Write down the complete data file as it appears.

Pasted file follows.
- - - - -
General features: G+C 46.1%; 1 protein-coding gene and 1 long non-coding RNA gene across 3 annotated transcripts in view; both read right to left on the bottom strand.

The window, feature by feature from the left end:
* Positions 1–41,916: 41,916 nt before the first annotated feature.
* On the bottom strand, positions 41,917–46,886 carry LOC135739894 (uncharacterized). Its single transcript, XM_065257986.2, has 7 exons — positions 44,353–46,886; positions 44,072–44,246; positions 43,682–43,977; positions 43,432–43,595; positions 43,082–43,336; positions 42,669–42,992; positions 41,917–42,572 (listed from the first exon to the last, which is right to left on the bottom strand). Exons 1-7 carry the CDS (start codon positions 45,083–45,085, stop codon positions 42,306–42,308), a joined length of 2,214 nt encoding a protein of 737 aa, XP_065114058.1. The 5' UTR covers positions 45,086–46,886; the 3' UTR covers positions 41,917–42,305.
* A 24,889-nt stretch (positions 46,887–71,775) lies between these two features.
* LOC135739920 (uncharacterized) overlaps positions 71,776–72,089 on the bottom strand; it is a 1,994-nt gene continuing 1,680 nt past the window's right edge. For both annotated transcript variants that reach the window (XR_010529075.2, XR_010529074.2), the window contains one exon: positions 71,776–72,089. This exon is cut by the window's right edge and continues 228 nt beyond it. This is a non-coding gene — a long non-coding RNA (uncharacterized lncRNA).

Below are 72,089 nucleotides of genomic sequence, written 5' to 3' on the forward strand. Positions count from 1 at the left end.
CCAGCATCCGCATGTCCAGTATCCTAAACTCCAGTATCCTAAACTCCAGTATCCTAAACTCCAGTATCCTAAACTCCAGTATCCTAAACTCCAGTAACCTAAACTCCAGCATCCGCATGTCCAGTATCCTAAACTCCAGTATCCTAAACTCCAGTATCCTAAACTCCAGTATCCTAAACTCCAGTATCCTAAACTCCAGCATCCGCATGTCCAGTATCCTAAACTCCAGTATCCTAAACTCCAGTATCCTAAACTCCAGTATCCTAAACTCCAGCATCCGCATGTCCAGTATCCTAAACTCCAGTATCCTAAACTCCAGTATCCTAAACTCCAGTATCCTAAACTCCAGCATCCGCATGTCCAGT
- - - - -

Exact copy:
General features: G+C 46.1%; 1 protein-coding gene and 1 long non-coding RNA gene across 3 annotated transcripts in view; both read right to left on the bottom strand.

The window, feature by feature from the left end:
* Positions 1–41,916: 41,916 nt before the first annotated feature.
* On the bottom strand, positions 41,917–46,886 carry LOC135739894 (uncharacterized). Its single transcript, XM_065257986.2, has 7 exons — positions 44,353–46,886; positions 44,072–44,246; positions 43,682–43,977; positions 43,432–43,595; positions 43,082–43,336; positions 42,669–42,992; positions 41,917–42,572 (listed from the first exon to the last, which is right to left on the bottom strand). Exons 1-7 carry the CDS (start codon positions 45,083–45,085, stop codon positions 42,306–42,308), a joined length of 2,214 nt encoding a protein of 737 aa, XP_065114058.1. The 5' UTR covers positions 45,086–46,886; the 3' UTR covers positions 41,917–42,305.
* A 24,889-nt stretch (positions 46,887–71,775) lies between these two features.
* LOC135739920 (uncharacterized) overlaps positions 71,776–72,089 on the bottom strand; it is a 1,994-nt gene continuing 1,680 nt past the window's right edge. For both annotated transcript variants that reach the window (XR_010529075.2, XR_010529074.2), the window contains one exon: positions 71,776–72,089. This exon is cut by the window's right edge and continues 228 nt beyond it. This is a non-coding gene — a long non-coding RNA (uncharacterized lncRNA).

Below are 72,089 nucleotides of genomic sequence, written 5' to 3' on the forward strand. Positions count from 1 at the left end.
CCAGCATCCGCATGTCCAGTATCCTAAACTCCAGTATCCTAAACTCCAGTATCCTAAACTCCAGTATCCTAAACTCCAGTATCCTAAACTCCAGTAACCTAAACTCCAGCATCCGCATGTCCAGTATCCTAAACTCCAGTATCCTAAACTCCAGTATCCTAAACTCCAGTATCCTAAACTCCAGTATCCTAAACTCCAGCATCCGCATGTCCAGTATCCTAAACTCCAGTATCCTAAACTCCAGTATCCTAAACTCCAGTATCCTAAACTCCAGCATCCGCATGTCCAGTATCCTAAACTCCAGTATCCTAAACTCCAGTATCCTAAACTCCAGTATCCTAAACTCCAGCATCCGCATGTCCAGT